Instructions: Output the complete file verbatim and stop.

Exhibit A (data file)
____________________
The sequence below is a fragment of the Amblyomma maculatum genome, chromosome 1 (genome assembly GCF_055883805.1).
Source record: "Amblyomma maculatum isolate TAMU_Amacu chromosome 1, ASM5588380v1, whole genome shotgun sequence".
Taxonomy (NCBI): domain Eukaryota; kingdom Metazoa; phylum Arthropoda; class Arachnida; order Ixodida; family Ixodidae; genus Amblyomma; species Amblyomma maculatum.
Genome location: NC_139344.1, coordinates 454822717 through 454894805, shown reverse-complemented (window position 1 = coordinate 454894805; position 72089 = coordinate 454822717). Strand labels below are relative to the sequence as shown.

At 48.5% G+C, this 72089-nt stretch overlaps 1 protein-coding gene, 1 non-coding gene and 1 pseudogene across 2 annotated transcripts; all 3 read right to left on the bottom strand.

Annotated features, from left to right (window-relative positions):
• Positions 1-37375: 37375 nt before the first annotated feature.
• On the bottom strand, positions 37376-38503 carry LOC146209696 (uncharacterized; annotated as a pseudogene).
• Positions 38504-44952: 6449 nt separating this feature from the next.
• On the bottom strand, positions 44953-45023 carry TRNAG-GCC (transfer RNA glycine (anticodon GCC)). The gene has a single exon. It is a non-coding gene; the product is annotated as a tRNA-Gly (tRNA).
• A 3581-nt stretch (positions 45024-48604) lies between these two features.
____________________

The sequence below is a fragment of the Amblyomma maculatum genome, chromosome 1 (genome assembly GCF_055883805.1).
Source record: "Amblyomma maculatum isolate TAMU_Amacu chromosome 1, ASM5588380v1, whole genome shotgun sequence".
Taxonomy (NCBI): domain Eukaryota; kingdom Metazoa; phylum Arthropoda; class Arachnida; order Ixodida; family Ixodidae; genus Amblyomma; species Amblyomma maculatum.
Genome location: NC_139344.1, coordinates 454822717 through 454894805, shown reverse-complemented (window position 1 = coordinate 454894805; position 72089 = coordinate 454822717). Strand labels below are relative to the sequence as shown.

At 48.5% G+C, this 72089-nt stretch overlaps 1 protein-coding gene, 1 non-coding gene and 1 pseudogene across 2 annotated transcripts; all 3 read right to left on the bottom strand.

Annotated features, from left to right (window-relative positions):
• Positions 1-37375: 37375 nt before the first annotated feature.
• On the bottom strand, positions 37376-38503 carry LOC146209696 (uncharacterized; annotated as a pseudogene).
• Positions 38504-44952: 6449 nt separating this feature from the next.
• On the bottom strand, positions 44953-45023 carry TRNAG-GCC (transfer RNA glycine (anticodon GCC)). The gene has a single exon. It is a non-coding gene; the product is annotated as a tRNA-Gly (tRNA).
• A 3581-nt stretch (positions 45024-48604) lies between these two features.